Microsoft planning mobile app store launch, says Phil Spencer |

Microsoft is planning to launch its own app store for games across mobile devices, according to Phil Spencer.

In March 2024 new rules are expected under the EU’s Digital Markets Act, which will require Apple and Google to open their mobile platforms to app stores owned and operated by other companies.

Microsoft aims to capitalise on this with its own Xbox platform, for which its proposed purchase of Activision Blizzard is a key element.

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“We want to be in a position to offer Xbox and content from both us and our third-party partners across any screen where somebody would want to play,” Spencer told the FT ahead of GDC this week. “Today, we can’t do that on mobile devices but we want to build towards a world that we think will be coming where those devices are opened up.”

While Microsoft’s bid to take over Activision Blizzard has raised concerns about industry competition, Spencer argued the deal would boost competition in the mobile space – what he called the “largest platform people play on”.

“The Digital Markets Act that’s coming – those are the kinds of things that we are planning for,” he said. “I think it’s a huge opportunity.”

It’s unclear when Microsoft will be able to launch its own store, but Spencer said it would be “pretty trivial” to adapt Xbox and Game Pass to mobile.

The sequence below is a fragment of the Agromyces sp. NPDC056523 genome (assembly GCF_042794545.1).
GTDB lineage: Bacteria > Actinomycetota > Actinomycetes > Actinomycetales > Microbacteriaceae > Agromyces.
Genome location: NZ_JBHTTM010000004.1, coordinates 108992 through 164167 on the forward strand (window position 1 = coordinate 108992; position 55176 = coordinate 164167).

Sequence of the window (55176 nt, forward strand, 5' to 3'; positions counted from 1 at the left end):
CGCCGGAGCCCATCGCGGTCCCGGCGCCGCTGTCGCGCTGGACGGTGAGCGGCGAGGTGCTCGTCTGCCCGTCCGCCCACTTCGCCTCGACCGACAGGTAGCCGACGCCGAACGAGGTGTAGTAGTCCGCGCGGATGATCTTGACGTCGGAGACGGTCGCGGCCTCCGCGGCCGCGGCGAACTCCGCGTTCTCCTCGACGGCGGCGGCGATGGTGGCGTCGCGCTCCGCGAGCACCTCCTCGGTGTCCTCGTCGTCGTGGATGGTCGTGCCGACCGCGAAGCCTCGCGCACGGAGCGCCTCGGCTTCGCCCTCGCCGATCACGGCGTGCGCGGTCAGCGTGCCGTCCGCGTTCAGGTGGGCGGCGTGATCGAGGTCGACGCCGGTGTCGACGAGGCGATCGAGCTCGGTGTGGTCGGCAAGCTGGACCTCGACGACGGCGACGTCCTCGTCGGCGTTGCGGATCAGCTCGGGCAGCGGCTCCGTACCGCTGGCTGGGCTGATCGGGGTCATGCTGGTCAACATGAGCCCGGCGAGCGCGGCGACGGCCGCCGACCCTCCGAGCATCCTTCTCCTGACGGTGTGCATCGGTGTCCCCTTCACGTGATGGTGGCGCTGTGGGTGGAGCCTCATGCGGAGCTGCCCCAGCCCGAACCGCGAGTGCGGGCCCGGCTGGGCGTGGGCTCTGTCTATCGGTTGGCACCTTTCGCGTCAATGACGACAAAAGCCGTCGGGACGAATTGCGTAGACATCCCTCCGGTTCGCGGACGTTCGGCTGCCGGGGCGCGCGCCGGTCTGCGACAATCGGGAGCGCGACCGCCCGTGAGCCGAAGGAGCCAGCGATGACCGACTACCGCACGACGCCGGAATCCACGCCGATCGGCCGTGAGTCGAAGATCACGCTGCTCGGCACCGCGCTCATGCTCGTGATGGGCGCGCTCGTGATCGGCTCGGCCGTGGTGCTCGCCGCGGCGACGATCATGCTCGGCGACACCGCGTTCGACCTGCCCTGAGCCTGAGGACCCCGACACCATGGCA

The acquisition of Activision Blizzard would also fill an “obvious hole in our capability”, said Spencer, with the likes of Call of Duty Mobile, Diablo Immortal and Candy Crush Saga being “critically important” to attracting players to its new platform.

However, all this requires both the Activision Blizzard deal to go through and the EU’s DMA to be accepted. The EU is expected to label Apple and Google as “gatekeepers” to mobile, though they could appeal this to delay any enforcement beyond the March 2024 deadline.

Microsoft has argued Apple’s App Store rules restrict the ability to offer cloud gaming in a single, natively-running, iPhone app. Apple has denied it blocks cloud gaming apps.

The European Commission previously had a deadline of 25th April for its decision on Microsoft’s takeover of Activision Blizzard, but this was pushed back to 22nd May last week.

And while the importance of Call of Duty has been a major point of contention, Spencer’s comments suggest mobile gaming is a much bigger incentive for the deal being accepted.